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Future continuous / future progressive

Future continuous construction: will/shall + be + verb + -ing

Example verb: communicate

I will be communicating  We will be communicating
You will be communicatingYou (guys) will be communicating
He/she/it will be communicating  They will be communicating
(1) Future continuous or the future progressive is used to talk about an action that will be in progress at a moment in the future.
  • will be lying on the beach by this time tomorrow.
  • We shall be flying to Russia on Friday.
  • They will be handling the case themselves.
(2) We use the future continuous to talk about parallel actions in the future, that is, two or more actions that happen at the same time.
  • When he is doing his homework, she will be cleaning the kitchen.
  • By 21h tomorrow morning I will be doing the garden while they clean the house.
  • This afternoon they will be cleaning the house, preparing the meal and having a drink together.
(3) We can use the future continuous to predict the present or to say/guess what might be happening in any given situation.
  • Let them be alone, they will be deciding his future.
  • If you call him now, He’ll be talking to his mum. 
  • I wouldn’t go in there, They will be discussing important things.
  • Let’s not arrive before 20h, they will be preparing the dinner.

English Verbs – The Complete Guide

Lesson #26: Future continuous

Explanation

Construction: will/shall + be + gerund (verb + -ing)  

Example verb: talk

I will be talking   We will be talking
You will be talking You (guys) will be talking
He/she/it will be talking     They will be talking
  • The future continuous is used to talk about an action that will be in progress at a moment in the future.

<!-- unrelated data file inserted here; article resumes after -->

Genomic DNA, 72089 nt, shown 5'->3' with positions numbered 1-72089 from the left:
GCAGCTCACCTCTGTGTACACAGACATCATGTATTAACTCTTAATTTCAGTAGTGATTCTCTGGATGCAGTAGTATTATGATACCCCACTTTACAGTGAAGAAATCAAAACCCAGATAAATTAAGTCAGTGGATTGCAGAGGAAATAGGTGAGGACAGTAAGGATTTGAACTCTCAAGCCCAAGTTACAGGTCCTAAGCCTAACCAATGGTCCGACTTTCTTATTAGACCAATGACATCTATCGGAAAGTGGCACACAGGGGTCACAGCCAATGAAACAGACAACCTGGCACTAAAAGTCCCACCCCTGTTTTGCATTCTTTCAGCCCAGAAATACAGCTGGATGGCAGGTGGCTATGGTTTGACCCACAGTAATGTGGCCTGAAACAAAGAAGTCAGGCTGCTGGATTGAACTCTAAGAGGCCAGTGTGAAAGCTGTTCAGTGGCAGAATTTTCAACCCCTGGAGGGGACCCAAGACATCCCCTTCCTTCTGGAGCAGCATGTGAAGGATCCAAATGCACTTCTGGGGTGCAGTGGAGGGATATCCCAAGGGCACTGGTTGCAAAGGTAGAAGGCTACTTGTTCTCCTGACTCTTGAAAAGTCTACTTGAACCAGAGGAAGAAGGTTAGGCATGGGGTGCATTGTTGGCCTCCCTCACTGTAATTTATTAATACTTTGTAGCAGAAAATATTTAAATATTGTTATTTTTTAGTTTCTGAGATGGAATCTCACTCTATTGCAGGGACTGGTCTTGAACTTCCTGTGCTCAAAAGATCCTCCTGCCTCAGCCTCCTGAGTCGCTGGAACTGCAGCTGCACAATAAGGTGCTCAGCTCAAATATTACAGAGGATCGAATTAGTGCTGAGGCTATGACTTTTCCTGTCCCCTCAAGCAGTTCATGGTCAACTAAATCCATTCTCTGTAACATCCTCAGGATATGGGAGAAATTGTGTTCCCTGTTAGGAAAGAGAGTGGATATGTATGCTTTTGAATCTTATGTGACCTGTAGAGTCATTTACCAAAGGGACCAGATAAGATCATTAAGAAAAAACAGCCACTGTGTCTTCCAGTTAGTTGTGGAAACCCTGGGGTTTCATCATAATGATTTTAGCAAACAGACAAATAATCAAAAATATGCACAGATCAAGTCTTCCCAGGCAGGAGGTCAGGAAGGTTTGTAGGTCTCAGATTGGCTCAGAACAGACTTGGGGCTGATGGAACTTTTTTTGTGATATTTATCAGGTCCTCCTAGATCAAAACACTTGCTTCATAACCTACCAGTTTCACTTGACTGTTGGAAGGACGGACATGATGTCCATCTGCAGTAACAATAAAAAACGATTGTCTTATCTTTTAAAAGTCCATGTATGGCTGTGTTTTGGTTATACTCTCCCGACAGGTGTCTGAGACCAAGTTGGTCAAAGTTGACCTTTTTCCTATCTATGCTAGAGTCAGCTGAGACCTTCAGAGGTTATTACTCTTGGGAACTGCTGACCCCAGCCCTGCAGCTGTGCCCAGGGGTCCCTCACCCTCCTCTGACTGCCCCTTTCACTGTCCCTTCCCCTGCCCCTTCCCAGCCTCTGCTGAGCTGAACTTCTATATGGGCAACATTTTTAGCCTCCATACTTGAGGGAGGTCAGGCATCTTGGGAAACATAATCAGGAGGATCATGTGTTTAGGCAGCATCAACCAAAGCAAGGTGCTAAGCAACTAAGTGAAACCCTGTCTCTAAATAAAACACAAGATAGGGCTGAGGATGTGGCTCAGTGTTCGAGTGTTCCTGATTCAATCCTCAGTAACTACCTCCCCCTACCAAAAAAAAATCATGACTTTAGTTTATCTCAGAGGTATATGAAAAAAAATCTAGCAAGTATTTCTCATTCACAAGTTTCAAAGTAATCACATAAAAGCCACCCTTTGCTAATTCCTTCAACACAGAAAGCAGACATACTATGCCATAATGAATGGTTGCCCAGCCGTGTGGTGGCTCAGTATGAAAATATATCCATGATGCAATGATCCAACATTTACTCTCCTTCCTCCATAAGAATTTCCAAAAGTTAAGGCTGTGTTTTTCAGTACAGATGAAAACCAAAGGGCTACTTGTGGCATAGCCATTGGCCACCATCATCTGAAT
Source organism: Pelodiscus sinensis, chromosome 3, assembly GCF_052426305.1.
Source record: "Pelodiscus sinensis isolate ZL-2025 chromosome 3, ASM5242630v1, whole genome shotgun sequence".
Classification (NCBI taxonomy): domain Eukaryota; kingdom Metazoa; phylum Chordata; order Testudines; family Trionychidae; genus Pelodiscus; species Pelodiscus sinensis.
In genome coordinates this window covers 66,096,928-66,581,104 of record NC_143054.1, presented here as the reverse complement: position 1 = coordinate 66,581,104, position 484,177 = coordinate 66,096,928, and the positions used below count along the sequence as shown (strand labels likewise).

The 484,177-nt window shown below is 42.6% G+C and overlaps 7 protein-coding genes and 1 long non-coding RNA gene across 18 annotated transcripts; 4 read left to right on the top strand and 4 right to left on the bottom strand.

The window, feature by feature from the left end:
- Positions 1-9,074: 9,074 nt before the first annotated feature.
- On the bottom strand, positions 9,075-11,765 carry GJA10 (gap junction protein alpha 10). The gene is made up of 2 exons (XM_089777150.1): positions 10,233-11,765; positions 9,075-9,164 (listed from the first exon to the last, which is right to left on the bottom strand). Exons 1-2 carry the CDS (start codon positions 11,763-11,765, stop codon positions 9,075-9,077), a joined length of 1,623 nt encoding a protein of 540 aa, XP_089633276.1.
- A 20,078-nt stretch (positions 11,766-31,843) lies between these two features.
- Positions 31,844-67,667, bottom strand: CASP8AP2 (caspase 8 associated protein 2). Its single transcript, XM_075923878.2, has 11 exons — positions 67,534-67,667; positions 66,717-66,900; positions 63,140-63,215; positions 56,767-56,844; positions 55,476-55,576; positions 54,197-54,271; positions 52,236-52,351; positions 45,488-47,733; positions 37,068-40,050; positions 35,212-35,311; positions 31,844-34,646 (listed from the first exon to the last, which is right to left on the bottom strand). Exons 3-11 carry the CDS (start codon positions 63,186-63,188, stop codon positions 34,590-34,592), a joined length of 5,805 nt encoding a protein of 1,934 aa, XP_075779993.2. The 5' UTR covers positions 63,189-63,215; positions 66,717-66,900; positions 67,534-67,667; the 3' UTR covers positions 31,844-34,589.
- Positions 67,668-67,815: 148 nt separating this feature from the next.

• We use the future continuous to talk about parallel actions in the future, that is, two or more actions that happen at the same time.
  • We can use the future continuous to predict the present or to say/guess what might be happening in any given situation.
Context
  • What will you be doing this weekend, Jane?1
  • Not a lot to be honest. I’ll be seeing some friends and staying at home.2 What about you?
  • I won’t be doing anything,3 because I’m exhausted from the week’s work,4 and I have zero desire to do anything to be honest.
  • Sounds like a good plan!
  • You bet! So, what are you planning to do with your friends?5
  • Well, I’ll be seeing a couple of old colleagues6 from my last job and we’ll be going out to the centre for a few drinks.
  • Sounds like a plan. So, these old colleagues of yours, has it been a long time since you’ve seen them?7
  • It certainly has been a long time. I haven’t seen them in over five years.8 I never bother to call them because I assume, they’ll be spending time with their children.9 They’re generally very tied up with all that stuff.10
Analysis
  1. What will you be doing this weekend, Jane? The future continuous is being used ‘will + be + doing’ to describe an action in the future that will be in progress.
  2. I’ll be seeing some friends and staying at home. The future continuous ‘I’ll be seeing’ describes an action in the future that will be in progress.
  3. I won’t be doing anything. The future continuous in its negative form ‘won’t be doing’ is being used to talk about an action that won’t be in progress in the future.
  4. I’m exhausted from the week’s work. Be careful to use the possessive (‘s) in English correctly. The thing being possessed ‘work’, is being possessed by ‘week’. Therefore, because ‘week’ is possessing ‘work’ you need to add ‘s to ‘week’, hence ‘week’s work’.
  5. What are you planning to do with your friends? The present continuous ‘are you planning’ is being used here to talk about the near future.
  6. I’ll be seeing a couple of old colleagues. The future continuous is being used ‘I’ll + be + seeing’ to describe an action in the future that will be in progress.
  7. So, these old colleagues of yours, has it been a long time since you’ve seen them? The present perfect (has it been) is being used to talk about an action or experience, that due to its nature, continues until the present moment. Because the experience of ‘not seeing your colleagues’ continues until the present moment.
  8. I haven’t seen them in over five years. The present perfect is used to describe an experience that continues until the present moment.
  9. I never bother to call them because I assume, they’ll be spending time with their children. The future continuous ‘they’ll be spending’ is used here to guess what might be happening in any given situation.
  10. They’re generally very tied up with all that stuff. The phrasal verb ‘tie up’ basically takes the meaning of ‘be busy’ or ‘be very occupied with people or things’. I.e. I’m tied up with problems. She’s tied up in her love life.

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